Here’s the bad news: more than 1.6 million new cancer cases and about 600,000 cancer deaths are expected to happen in the US in 2016, according to a report by the American Cancer Society.
But here’s the good news: The overall rate of cancer deaths fell by 23% between 1991 and 2012. By its calculation, that’s about 1.7 million deaths averted over that 21-year timespan.
The ACS’s annual report, which lays out cancer predictions for the year while also analysing the rates of cancer over the past few decades, was published Thursday.
Because that overall downward trend can be a little tricky, here are some of the biggest trends based on specific cancer types in the report.
- Lung, breast, prostate, and colorectal cancer death rates dropped the most significantly over the past two decades: Lung by 38%, breast by 36%, and prostate and colorectal each down 50% overall.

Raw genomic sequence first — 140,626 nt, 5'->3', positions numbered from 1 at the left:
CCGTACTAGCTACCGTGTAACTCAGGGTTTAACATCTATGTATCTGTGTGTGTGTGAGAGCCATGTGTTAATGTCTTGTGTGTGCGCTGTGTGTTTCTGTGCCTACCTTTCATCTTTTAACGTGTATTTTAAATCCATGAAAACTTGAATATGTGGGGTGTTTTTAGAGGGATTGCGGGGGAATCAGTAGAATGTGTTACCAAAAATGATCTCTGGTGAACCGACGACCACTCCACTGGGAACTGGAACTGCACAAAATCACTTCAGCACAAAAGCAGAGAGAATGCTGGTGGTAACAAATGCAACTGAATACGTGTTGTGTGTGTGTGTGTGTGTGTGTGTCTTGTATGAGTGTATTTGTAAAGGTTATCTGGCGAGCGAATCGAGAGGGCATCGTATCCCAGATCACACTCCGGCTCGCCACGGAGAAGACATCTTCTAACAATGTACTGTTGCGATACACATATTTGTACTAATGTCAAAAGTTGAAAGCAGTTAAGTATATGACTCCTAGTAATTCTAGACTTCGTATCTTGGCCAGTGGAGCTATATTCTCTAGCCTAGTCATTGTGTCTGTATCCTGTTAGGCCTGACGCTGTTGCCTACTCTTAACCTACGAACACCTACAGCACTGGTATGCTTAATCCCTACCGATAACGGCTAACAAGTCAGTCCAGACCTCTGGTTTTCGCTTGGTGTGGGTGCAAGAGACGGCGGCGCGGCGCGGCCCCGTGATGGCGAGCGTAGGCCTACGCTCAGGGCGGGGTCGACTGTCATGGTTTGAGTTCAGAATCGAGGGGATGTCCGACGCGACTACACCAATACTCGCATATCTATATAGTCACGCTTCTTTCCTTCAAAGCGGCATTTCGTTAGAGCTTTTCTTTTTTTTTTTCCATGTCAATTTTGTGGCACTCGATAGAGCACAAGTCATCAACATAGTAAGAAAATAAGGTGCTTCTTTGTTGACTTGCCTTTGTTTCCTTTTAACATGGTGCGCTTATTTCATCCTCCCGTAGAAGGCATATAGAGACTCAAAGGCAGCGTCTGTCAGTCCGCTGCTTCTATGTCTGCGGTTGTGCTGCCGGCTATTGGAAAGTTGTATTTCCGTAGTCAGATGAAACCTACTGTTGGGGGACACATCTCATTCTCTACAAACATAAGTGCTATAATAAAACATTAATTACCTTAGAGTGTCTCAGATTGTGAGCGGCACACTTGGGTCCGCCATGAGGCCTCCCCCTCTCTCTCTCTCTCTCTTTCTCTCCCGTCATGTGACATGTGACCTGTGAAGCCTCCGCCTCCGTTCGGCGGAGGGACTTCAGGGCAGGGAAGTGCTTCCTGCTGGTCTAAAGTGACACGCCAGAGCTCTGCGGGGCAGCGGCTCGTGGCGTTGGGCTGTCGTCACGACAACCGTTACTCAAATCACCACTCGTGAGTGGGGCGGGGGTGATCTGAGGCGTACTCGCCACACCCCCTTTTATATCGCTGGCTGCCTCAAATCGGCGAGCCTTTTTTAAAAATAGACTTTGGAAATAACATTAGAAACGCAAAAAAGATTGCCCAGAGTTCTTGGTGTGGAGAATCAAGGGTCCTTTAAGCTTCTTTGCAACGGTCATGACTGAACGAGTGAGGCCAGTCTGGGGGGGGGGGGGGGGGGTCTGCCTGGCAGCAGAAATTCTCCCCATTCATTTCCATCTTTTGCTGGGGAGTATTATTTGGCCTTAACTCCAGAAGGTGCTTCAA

- On the prevention side, ACS attributed the decrease in cancer-death rates to reduced smoking habits, combined with better cancer prevention, earlier detection and treatment.
- However, while the drops in death rates for lung, breast, prostate, and colorectal cancers are promising, cancer death rates for liver, pancreas, and uterine corpus cancers are still increasing, so this overall drop doesn’t extend across the board.
- Brain cancer is now the leading cause of cancer death in children under 19. That’s in part because treatments for the previous leader, leukemia, have gotten a lot better, the ACS wrote.
The takeaway: That 23% drop over a 20-year period is promising, but looking past that number shows that there’s more that still needs to be done.
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